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Grateful for Love Most of All

Time is told by death, who doubts it? But time is always halved—for all we know, it is halved—by the eye blink, the synapse, the immeasurable moment of the present. Time is only the past and maybe the future; the present moment, dividing and connecting them, is eternal. The time of the past is there, somewhat, but only somewhat, to be remembered and examined. We believe that the future is there too, for it keeps arriving, though we know nothing about it. But try to stop the present for your present scrutiny, or to measure its length with your most advanced chronometer. It exists, so far as I can tell, only as a leak in time, through which, if we are quiet enough, eternity falls upon us and makes its claim. And here I am, an old man, traveling as a child among the dead.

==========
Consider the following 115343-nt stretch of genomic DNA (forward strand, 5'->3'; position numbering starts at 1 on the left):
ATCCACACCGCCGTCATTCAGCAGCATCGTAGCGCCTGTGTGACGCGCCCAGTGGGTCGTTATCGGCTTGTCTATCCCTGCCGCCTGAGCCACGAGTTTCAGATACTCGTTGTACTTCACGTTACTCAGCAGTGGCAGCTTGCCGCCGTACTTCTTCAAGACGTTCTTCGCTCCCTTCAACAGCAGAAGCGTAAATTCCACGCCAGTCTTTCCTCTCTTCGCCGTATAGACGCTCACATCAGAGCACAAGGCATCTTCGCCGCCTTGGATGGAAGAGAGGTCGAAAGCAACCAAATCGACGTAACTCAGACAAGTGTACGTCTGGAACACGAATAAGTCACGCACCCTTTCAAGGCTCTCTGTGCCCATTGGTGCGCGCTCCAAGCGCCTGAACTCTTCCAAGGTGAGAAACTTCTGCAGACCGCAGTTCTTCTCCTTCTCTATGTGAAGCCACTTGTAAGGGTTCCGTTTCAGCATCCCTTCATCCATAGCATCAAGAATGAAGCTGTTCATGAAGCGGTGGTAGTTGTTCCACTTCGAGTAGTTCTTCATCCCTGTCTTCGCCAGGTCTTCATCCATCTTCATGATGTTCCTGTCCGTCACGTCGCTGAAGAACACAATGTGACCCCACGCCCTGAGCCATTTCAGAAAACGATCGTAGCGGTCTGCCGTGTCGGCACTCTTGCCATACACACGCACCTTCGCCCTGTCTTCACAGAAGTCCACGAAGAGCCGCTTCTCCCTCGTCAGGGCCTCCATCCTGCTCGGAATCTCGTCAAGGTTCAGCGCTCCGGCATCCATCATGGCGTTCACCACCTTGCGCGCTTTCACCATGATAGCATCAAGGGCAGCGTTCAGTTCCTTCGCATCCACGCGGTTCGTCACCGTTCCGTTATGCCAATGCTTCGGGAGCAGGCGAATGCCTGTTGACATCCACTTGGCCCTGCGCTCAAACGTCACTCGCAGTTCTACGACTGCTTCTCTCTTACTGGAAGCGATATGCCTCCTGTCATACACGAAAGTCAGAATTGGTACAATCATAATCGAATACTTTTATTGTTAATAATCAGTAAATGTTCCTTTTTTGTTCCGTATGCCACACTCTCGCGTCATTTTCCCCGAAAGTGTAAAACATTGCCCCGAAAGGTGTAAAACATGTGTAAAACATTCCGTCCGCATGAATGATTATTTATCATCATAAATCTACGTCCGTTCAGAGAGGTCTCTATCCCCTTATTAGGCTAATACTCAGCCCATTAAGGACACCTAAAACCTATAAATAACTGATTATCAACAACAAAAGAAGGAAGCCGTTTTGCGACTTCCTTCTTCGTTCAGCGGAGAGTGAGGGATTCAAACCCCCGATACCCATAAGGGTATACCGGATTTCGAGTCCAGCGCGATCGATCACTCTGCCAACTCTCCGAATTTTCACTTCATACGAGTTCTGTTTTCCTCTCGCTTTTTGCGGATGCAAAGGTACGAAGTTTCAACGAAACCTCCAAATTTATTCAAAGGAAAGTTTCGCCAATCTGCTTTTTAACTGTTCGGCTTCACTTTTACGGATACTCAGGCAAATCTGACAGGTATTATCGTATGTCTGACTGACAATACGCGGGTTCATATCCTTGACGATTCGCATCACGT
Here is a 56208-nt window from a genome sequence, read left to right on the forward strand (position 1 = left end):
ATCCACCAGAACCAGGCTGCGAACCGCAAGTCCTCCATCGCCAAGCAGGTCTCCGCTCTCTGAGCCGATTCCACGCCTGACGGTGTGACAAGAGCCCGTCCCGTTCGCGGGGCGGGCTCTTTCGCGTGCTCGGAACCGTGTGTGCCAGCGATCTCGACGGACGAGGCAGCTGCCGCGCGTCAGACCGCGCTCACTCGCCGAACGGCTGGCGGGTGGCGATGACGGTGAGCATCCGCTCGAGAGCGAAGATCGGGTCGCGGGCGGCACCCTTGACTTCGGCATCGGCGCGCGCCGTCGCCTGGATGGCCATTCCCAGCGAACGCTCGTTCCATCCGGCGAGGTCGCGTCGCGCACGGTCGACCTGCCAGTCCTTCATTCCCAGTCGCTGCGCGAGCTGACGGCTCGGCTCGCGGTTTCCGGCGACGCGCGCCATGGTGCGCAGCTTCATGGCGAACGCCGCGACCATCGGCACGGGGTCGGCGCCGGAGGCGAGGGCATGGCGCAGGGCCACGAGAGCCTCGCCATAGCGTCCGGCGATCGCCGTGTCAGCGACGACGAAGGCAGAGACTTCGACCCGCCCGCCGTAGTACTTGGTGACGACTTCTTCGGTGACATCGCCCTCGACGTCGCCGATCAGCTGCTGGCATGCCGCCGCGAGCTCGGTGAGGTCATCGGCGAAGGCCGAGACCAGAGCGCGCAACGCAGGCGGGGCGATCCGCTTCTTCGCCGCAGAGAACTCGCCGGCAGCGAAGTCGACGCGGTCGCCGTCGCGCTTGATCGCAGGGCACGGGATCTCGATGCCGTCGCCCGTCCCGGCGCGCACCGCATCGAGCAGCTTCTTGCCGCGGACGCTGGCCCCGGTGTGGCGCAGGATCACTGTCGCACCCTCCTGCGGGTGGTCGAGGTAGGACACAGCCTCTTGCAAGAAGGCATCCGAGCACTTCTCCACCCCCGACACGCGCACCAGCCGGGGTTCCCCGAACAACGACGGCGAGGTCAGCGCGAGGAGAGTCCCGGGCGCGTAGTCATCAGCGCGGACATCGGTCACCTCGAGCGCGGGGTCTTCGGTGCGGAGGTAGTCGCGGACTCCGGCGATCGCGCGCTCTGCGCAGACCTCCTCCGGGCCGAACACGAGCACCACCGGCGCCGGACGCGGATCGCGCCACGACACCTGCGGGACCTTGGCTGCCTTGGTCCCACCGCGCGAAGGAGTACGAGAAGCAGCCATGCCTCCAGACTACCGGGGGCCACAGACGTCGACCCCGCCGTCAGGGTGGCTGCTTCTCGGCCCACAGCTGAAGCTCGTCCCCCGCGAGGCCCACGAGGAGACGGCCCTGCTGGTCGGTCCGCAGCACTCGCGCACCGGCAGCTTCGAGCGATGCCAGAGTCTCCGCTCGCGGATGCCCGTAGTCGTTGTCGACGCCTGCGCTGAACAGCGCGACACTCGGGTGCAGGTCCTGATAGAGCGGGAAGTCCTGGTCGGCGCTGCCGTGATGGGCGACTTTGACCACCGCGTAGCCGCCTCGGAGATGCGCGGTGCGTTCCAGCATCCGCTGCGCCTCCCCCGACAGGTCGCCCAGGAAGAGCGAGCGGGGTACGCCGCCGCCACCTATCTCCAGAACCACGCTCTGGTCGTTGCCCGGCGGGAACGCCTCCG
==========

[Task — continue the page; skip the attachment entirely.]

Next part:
We measure time by its deaths, yes, and by its births. For time is told also by life. As some depart, others come. The hand opened in farewell remains open in welcome. I, who once had grandparents and parents, now have children and grandchildren. Like the flowing river that is yet always present, time that is always going is always coming. And time that is told by death and birth is held and redeemed by love, which is always present. Time, then, is told by love’s losses, and by the

- Wendell Berry, Andy Catlett: Early Travels, 119-120
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